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Posts Tagged ‘andy warhol’

Slowly catching up to where I left off, before a series of events occurred. In the middle of all the chaos, a friend gave me her VIP pass to Art On Paper during NYC Art Week. Also could’ve gone to Volta NY, but what great timing. Having to turn those passes down really bummed me out.

Anyway. Enjoyed Art On Paper more than originally thought. My apologies also extend to losing the credits to who did what in these photos.

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Entrance/Exit to Art On Paper. Photo by Michele Witchipoo. March 2017.

The event was a combination of both old and new, established and rising. In various booths there were some social commentary. Some anti-Trump pieces, as you will see in this post.

Nothing inspires artists like political dissent.

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Anti-Trump from Art On Paper. March 2017.

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Anti-Trump from Art On Paper. March 2017.

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Anti-Trump from Art On Paper. March 2017.

Of course, among all the political statements, don’t forget to get your top dollar refreshments. This drink in the photo below costs $14. Now excuse me as I roll my eyes.

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Art On Paper. March 2017

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Art On Paper. March 2017

Eventually stumbled upon work by the established, such as Warhol and Picasso. When I glanced at this portrait of Andy Warhol and Jean-Michel Basquiat. Warhol was a teen hero of mine. Right before entering high school, I was fascinated with Warhol and his entire Factory scene. As a 14 year old Boy George clone, I read that Edie Sedgwick biography as if it was the bible. Memories. Not so much into Warhol anymore but still appreciate what he did.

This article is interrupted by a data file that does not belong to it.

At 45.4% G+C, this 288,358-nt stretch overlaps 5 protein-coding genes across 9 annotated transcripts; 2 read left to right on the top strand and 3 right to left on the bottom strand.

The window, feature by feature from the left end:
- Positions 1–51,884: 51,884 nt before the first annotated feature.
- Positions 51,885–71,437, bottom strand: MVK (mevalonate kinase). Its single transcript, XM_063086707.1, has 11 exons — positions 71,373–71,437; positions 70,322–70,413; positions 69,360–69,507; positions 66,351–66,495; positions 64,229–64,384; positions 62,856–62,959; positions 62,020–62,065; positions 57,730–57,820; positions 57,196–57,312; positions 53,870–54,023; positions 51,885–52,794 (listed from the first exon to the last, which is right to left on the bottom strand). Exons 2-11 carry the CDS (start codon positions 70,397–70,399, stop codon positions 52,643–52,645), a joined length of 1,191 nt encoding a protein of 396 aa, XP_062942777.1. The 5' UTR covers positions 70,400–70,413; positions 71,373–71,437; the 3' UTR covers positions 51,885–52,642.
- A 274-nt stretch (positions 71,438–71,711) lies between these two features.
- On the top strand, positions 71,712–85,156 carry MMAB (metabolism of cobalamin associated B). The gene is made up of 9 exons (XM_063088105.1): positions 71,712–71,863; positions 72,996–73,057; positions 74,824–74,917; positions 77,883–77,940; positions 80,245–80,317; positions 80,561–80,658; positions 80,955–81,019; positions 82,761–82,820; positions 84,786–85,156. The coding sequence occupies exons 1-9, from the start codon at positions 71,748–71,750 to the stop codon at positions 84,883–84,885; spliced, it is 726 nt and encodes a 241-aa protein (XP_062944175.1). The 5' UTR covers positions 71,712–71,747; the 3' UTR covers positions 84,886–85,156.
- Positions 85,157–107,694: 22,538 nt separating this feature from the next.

When I was 16, I spotted Warhol walking on third avenue, east 50s, in Manhattan. Near my old high school. He knew I recognized him, so he quickly turned the corner. Okay, so it didn’t help that my hair was thisbig. After my Boy George phase, I went completely into copying Siouxsie’s look. He died later that year.

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Andy Warhol and Jean-Michel Basquiat. Art On Paper. March 2017. 

Here’s some Picasso for you.

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Another Warhol portrait. Art On Paper. March 2017. 

What amazed me was seeing the fine art trend of applying glitter. I’ve been using glitter in my own paintings for years. Here’s some examples.

Hopefully next year things will be better, so I can attend more shows during NYC Art Week.

 

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It’s the movies that have really been running things in America ever since they were invented. They show you what to do, how to do it, when to do it, how to feel about it, and how to look how you feel about it.  – Andy Warhol

The year 1977 was a pivotal year in modern history. England was having its royal Jubilee, celebrating twenty-five years of Elizabeth II’s reign. Meanwhile Punk Rock came into prominence as The Sex Pistols sang “God Save The Queen.” Punk and HipHop was holding its own as well in the big bad rotten apple. Places such as CBGB’s and The Bronx became meccas of rising new musical movements.  The World trade Center opened officially in New York City. Elvis Presley went on to that peanut butter and banana sandwich in the sky. Marc Bolan from T-Rex joined Elvis after a nasty car crash. Apple Computers incorporated while Son of Sam followed some dog’s orders. Let’s not forget that legendary blackout in NYC, followed by looting and mass chaos.

Meanwhile, as the year of pandemonium unfolded, Andy Warhol decided to do something other than hanging with the ‘beautiful people’ over at Studio 54. Not being satisfied with being the premiere pop artist, Interview magazine and being invited all the best parties, Warhol added film producer to his list.